Councillors have been told the organisation behind Perth Concert Hall and Perth Theatre will struggle to survive financially in 2022.
The venues urgently require a £2-3 million investment in upgrading “fairly elderly” equipment and infrastructure.
While keeping both venues well ventilated has been described as “prohibitively expensive.”
Perth and Kinross Council’s scrutiny committee was given an update on the council’s arms-length external organisation at a virtual meeting.
Energy costs are said to have increased by 29 per cent.
Horsecross Arts estimates it will cost them an additional £72,000 to ventilate buildings in 2022/23.
It’s chairman, Colin Hood, told councillors: “The price of that energy – because we buy off of the council scheme – is set and I don’t think it’s subject to rising which is good.
“It’s the actual consumption that’s the issue for us – just keeping these buildings as well ventilated as we can and it’s been prohibitively expensive.”
Head of finance and administration, Willie Anderson, told the committee: “Energy costs are soaring because of the need to ventilate our venues to an appropriate standard because of Covid.”
He also added that there had been “severe cost control” on staffing and programming which “just counteracts the large increase in energy costs.”
Mr Anderson said Horsecross was currently in a “stable financial position” but that it was “very much down to external funding from various agencies over the past year.”
“Horsecross had not any history of setting aside funds – probably because there wasn’t the funds to set aside – for investment in its own internal equipment and infrastructure.
“Our current estimate is that we probably have outstanding requirements which could be as much as £2-3 million.”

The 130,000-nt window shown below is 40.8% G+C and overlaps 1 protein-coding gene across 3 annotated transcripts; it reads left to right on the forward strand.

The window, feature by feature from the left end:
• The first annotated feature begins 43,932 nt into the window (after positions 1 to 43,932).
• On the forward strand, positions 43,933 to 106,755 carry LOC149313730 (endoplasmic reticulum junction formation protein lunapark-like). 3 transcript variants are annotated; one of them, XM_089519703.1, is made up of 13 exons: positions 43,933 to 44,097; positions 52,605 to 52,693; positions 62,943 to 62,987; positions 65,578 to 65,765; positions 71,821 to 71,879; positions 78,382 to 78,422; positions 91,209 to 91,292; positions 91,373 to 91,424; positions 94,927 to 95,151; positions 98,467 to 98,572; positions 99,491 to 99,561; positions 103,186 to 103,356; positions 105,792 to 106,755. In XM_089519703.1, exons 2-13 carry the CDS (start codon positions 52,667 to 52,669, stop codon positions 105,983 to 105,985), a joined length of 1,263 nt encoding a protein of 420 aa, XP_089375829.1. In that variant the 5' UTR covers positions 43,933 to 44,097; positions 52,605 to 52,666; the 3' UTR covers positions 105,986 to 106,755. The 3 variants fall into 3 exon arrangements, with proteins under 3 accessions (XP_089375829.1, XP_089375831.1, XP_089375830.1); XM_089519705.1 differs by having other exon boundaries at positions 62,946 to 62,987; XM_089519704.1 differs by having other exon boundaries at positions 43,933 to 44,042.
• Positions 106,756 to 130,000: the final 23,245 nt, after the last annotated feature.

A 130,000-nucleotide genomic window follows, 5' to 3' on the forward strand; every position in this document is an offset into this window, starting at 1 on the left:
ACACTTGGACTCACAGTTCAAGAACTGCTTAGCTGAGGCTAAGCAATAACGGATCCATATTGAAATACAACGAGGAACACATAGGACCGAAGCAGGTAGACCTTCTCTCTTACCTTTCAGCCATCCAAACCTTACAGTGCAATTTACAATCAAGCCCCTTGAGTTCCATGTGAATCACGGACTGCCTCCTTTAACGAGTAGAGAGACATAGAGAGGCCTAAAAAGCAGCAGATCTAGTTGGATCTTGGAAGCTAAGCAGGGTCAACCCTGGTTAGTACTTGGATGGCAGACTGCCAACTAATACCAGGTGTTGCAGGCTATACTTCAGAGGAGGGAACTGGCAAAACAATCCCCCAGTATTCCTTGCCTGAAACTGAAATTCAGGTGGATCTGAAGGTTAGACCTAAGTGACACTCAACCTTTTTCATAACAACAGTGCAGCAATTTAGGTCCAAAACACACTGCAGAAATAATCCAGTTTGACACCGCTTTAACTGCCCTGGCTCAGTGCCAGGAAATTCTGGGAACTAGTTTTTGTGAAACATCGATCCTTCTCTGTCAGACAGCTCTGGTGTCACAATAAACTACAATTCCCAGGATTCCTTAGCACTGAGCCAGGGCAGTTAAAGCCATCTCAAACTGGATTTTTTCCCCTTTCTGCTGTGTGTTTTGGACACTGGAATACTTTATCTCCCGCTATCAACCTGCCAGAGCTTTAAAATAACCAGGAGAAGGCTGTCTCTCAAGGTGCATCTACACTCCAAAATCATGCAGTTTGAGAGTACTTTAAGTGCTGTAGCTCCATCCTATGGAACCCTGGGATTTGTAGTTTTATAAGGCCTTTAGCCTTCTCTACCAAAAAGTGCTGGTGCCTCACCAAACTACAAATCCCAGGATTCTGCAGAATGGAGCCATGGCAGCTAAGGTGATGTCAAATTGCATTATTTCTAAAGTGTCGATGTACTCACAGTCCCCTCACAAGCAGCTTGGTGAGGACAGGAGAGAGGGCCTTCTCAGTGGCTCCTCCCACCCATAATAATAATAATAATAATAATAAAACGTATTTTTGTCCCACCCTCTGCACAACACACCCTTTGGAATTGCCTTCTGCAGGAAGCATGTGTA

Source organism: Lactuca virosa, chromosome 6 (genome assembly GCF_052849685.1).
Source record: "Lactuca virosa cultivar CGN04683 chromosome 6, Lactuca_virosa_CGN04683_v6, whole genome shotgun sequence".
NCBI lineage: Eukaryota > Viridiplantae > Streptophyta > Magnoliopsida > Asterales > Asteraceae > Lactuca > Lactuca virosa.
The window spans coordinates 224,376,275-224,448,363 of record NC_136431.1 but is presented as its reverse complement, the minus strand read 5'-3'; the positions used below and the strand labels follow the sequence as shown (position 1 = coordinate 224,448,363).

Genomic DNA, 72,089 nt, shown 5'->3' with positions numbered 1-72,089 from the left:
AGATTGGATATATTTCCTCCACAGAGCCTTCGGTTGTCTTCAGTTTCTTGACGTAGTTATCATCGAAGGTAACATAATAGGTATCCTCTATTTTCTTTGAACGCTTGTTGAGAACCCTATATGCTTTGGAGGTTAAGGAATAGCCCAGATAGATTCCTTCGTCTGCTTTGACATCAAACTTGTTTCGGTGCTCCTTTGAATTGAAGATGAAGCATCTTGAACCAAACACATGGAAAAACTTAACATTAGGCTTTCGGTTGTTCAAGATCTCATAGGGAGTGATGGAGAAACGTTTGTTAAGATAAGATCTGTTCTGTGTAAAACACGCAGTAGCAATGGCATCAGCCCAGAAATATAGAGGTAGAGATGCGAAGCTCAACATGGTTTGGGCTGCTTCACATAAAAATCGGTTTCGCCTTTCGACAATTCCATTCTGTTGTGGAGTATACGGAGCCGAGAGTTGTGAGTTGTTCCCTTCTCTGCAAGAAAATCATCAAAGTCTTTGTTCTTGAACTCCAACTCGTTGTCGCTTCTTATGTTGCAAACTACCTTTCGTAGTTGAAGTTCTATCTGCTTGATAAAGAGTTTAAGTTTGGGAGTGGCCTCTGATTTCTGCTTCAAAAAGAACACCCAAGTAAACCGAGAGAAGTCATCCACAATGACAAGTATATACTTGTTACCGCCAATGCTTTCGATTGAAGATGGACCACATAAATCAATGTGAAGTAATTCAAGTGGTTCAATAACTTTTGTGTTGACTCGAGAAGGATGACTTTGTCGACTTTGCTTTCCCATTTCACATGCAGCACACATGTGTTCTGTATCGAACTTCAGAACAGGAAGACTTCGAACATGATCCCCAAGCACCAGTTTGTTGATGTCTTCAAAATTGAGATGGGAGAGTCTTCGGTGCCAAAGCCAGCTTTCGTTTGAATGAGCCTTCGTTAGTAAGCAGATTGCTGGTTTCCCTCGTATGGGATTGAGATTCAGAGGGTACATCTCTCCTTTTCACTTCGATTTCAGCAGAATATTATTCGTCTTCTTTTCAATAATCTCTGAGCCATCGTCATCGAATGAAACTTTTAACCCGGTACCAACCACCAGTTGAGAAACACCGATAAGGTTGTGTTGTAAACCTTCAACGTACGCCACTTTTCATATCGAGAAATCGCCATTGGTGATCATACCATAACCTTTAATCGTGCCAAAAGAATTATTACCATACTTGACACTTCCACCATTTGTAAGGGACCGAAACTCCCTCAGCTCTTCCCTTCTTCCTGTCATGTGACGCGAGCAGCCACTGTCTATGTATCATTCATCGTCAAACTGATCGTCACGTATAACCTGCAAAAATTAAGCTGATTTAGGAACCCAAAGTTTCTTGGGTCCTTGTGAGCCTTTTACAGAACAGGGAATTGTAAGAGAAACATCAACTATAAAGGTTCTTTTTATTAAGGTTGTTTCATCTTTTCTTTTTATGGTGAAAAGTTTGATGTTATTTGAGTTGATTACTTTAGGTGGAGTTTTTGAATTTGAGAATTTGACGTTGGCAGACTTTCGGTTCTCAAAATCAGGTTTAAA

He estimated Horsecross required to set aside £200-£300,000 each year into their revenue budget to make up that deficit.
While the buildings are owned by PKC, Horsecross has to finance upgrading infrastructure and equipment.
A lot of those items are said to be in a worse condition due to a long period of inactivity.
However, a £100,000 investment in urgent IT upgrades in the new year had been agreed councillors were informed.
“Literally nothing has been touched since the Concert Hall was opened,” added Mr Anderson.
Perth Concert Hall opened in 2005.
Dr Hood said the required IT largely related to light and sound controls, to replace “fairly elderly” existing equipment.
The Horsecross chairman added: “The last thing we want – in the middle of a performance – is for that equipment to fail.”
Looking ahead to the 2022/23 budget a number of number of financial challenges were highlighted.
Financial challenges ahead
The head of finance and administration said: “We’ve got a big wage inflation challenge because of the large rise in national living wage.
“Rightly or wrongly a number of our staff are at or about that value so that has a very real impact upon us.
“We also have a wide staff body who have not had any meaningful change in salary in three years and will be subject to the 1.25 per cent increase in national insurance as will everyone else.
“That all tots up to in excess of £150,000.
“Our energy consumption – assuming the need continues – will be £72,000 above pre-Covid days.”
He added that while Horsecross had benefited from two years of no business rates these are expected to come back.
Covid costs were estimated to be “around £1000 a week” for Horsecross for cleaning, and audience management.
Dr Hood added that they were “trying times” and they were focussing very much on community activities.
“However we do have some very severe budgetary issues.
“Our main issue next year will be financial survival because of the upward pressures on costs. These are very very substantial.”
Similarly, budgetary challenges for 2022/23 “have potential to hinder delivery,” councillors were told.
Dr Hood added: “It’s not easy but – to use a theatrical term – we’ll make sure the show goes on.”